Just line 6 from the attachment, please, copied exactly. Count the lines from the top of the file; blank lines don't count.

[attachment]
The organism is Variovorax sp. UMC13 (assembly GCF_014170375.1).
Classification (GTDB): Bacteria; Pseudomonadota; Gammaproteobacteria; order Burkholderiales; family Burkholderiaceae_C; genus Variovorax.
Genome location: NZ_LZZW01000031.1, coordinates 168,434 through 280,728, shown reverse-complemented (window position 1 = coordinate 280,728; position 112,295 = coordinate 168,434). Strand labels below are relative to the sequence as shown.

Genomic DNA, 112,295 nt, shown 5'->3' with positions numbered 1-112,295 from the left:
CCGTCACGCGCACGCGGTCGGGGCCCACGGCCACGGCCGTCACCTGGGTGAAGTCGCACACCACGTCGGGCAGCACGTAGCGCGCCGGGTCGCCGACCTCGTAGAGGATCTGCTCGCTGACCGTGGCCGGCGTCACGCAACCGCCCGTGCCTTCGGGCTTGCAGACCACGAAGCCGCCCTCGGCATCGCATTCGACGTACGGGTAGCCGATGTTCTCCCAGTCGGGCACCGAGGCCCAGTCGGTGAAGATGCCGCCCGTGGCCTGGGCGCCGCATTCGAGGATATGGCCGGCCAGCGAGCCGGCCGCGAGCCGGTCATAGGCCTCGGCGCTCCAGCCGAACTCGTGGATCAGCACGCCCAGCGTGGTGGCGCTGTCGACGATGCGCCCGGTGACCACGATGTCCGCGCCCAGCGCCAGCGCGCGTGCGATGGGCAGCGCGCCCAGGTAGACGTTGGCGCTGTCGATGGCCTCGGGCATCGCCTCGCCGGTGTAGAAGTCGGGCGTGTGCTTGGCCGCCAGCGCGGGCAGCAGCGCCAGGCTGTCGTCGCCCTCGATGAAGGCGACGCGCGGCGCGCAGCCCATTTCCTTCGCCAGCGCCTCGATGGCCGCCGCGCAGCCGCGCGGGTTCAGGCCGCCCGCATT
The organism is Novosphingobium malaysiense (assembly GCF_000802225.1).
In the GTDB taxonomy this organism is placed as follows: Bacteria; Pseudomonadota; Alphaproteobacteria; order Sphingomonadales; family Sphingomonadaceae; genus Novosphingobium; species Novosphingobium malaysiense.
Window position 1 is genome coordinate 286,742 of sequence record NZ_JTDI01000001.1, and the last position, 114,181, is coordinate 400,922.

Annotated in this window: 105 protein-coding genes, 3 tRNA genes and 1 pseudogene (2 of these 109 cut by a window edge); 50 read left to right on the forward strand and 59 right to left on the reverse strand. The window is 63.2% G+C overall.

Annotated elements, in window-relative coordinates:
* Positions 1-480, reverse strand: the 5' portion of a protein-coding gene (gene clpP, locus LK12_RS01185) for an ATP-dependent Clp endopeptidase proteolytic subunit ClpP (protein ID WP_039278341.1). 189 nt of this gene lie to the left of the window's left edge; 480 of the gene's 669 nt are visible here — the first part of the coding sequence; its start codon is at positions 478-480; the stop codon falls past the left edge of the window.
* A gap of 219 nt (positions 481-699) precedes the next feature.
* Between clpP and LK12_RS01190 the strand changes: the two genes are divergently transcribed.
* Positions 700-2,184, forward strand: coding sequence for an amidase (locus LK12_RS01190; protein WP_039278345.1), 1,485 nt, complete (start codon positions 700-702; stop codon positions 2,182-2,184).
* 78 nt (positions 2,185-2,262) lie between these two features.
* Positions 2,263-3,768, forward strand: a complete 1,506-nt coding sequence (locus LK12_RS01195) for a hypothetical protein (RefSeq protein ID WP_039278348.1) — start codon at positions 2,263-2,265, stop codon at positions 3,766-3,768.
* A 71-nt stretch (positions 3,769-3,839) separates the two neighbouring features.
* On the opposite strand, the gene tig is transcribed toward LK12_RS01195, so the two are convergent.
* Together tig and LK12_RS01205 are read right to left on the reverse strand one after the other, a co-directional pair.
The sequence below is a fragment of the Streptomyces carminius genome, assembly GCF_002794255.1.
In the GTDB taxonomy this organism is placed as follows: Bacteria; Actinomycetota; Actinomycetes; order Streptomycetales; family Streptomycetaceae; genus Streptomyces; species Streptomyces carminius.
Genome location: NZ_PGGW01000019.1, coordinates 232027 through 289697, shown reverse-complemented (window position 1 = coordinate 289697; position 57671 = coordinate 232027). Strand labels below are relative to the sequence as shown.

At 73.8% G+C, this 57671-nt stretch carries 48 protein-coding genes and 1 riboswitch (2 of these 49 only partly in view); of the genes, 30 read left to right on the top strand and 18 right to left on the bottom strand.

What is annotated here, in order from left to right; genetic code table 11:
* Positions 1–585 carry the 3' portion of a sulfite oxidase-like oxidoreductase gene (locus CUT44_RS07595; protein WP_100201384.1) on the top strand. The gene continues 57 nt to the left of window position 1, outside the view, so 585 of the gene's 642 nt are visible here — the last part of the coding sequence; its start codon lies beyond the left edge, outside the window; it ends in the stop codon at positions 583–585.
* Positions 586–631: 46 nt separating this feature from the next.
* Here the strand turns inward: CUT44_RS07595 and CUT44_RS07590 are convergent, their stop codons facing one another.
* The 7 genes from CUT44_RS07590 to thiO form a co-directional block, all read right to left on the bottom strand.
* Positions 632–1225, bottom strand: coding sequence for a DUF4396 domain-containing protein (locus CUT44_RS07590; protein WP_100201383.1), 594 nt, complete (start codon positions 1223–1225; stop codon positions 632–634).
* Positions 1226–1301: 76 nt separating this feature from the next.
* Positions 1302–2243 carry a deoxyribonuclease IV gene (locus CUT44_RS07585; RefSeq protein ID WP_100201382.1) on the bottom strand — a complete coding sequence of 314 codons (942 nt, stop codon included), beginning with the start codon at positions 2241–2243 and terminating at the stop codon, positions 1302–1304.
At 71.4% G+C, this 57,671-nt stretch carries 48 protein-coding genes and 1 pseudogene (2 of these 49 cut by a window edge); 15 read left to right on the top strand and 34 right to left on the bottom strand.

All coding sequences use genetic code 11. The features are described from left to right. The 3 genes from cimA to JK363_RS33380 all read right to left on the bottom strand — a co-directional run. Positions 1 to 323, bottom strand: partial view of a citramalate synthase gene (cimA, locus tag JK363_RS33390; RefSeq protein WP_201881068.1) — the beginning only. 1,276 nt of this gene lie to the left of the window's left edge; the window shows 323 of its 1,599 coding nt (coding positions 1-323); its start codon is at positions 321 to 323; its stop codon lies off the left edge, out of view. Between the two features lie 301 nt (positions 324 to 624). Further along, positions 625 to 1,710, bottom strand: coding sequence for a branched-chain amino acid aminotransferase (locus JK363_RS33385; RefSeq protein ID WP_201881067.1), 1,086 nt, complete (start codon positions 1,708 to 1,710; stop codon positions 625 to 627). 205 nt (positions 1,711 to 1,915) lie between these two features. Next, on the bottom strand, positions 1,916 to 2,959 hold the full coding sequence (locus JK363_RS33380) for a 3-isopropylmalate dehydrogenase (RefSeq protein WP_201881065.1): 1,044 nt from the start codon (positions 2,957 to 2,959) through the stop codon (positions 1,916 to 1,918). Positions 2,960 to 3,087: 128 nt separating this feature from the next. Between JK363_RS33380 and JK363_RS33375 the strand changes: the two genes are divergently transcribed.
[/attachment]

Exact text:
The organism is Novosphingobium malaysiense (assembly GCF_000802225.1).